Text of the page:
Iowa: Better sorry than safe

The Iowa DNR says you as a beachgoer have no need to know if toxins in the water might have reached a level that the U.S. EPA believes demands caution.

Iowa environmental officials are taking an unusual position for people charged with protecting the citizens of the state: “Better sorry than safe.”

No, that’s probably not the message you heard from Mom or Dad.

But it is the effect of the Iowa Department of Natural Resources (DNR) position not to follow tougher rules on water quality to guide warnings to beachgoers.

DNR has decided that if toxins in water reach a risk level suggested by the U.S. Environmental Protection Agency (EPA) as right for a warning, that is on a need-to-know basis, and you as a beachgoer have no need to know before you dive in, or before your child or dog splashes around, maybe drinks a little of the lake in the process.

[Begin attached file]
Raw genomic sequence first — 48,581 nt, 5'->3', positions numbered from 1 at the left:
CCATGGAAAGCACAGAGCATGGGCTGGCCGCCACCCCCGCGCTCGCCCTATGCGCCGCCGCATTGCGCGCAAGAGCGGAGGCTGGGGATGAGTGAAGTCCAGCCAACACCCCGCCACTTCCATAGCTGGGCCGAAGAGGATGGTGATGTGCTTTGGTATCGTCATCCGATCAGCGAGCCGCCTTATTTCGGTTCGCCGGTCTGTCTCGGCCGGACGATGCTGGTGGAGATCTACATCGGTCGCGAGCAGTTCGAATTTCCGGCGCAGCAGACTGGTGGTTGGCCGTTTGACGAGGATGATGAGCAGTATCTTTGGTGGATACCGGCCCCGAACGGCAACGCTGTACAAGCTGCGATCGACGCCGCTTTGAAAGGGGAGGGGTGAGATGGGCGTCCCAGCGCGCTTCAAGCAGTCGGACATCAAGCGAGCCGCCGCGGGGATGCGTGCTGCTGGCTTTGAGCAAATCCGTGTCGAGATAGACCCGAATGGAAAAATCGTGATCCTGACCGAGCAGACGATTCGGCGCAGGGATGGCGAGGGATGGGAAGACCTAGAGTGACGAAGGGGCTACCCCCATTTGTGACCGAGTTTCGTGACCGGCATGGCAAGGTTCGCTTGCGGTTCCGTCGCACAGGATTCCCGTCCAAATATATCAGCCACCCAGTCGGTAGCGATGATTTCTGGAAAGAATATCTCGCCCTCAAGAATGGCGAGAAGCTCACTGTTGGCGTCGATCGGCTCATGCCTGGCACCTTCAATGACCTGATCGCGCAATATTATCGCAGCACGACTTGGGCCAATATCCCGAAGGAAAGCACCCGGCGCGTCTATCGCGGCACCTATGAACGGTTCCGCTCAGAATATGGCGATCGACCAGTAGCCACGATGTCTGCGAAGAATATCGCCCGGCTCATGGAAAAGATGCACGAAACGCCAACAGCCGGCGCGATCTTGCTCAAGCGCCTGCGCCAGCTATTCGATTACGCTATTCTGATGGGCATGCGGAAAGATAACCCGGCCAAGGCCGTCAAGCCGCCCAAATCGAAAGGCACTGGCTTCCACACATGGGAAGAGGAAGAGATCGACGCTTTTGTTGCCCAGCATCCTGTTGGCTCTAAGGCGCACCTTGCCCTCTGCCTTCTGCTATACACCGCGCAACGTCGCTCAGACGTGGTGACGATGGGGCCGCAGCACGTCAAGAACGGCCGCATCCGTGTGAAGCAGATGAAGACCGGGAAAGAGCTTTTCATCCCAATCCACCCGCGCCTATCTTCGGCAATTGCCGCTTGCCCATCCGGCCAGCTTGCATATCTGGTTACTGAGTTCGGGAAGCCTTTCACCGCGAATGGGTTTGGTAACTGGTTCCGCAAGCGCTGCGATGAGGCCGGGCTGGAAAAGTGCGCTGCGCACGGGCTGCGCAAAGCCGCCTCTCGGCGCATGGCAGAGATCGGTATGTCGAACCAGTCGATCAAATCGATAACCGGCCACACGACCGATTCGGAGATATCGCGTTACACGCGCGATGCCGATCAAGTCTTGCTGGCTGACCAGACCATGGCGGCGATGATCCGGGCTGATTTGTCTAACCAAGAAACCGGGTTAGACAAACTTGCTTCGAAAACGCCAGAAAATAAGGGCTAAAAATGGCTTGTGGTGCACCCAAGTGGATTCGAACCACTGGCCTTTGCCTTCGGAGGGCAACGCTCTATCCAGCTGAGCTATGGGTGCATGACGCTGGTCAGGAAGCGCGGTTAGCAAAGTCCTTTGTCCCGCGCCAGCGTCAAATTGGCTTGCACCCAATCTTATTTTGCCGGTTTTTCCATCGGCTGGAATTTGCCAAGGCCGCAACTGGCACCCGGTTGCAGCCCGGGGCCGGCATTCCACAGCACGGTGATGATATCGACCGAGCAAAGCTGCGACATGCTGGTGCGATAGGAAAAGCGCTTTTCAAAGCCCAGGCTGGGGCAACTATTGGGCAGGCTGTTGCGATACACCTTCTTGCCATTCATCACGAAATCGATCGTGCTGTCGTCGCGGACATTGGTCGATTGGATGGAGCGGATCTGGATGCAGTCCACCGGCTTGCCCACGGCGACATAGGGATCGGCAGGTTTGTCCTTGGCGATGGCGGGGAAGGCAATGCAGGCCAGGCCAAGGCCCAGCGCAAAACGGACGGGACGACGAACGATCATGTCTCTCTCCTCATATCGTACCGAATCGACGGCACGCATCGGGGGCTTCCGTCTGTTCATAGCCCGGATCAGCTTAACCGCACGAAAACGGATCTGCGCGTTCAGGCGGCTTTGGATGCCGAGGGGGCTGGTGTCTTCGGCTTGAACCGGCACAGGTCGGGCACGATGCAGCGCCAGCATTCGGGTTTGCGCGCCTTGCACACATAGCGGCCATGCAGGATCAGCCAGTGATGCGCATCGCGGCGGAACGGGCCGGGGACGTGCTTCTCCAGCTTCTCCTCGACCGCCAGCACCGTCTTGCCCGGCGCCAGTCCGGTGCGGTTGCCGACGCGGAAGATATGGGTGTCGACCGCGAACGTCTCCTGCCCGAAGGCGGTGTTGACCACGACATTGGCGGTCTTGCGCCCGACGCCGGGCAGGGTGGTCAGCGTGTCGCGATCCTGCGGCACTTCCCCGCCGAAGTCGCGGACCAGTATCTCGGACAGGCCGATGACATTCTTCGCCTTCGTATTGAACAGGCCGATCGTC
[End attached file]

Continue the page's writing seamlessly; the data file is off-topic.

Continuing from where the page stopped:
Iowa is sticking with a more relaxed standard, of 20 micrograms of the microsystin toxin per liter, instead of the EPA-recommended 8 microgram level.

The Gazette story by Erin Jordan comes almost a year to the day since an Iowa Policy Project report by Carolyn Buckingham, Mary Skopec and myself showed how little the state is doing to address increasing problems with cyanobacteria, or blue-green algae, in Iowa waters. The report noted DNR testing had shown increasing numbers of beach advisories from 2009 through 2016, and increases in the number of lakes with advisories against swimming, due to microsystin levels — 17 of the 39 monitored beaches (graph below). And that was recorded under the weaker standard of 20 micrograms per liter.

Microsystin advisories for Iowa lakes, 2006-16Climate change and increased nutrient runoff contribute to increased algal blooms at the heart of the problem. If the number of advisories and lakes affected were to rise even more because of tougher standards, that likely would drive more Iowans to push for changes in policy to address the causes.

Safe might not be the top priority.

Sorry.

David Osterberg is lead environmental researcher and former executive director of the nonpartisan Iowa Policy Project, and professor emeritus of occupational and environmental health at the University of Iowa. dosterberg@iowapolicyproject.org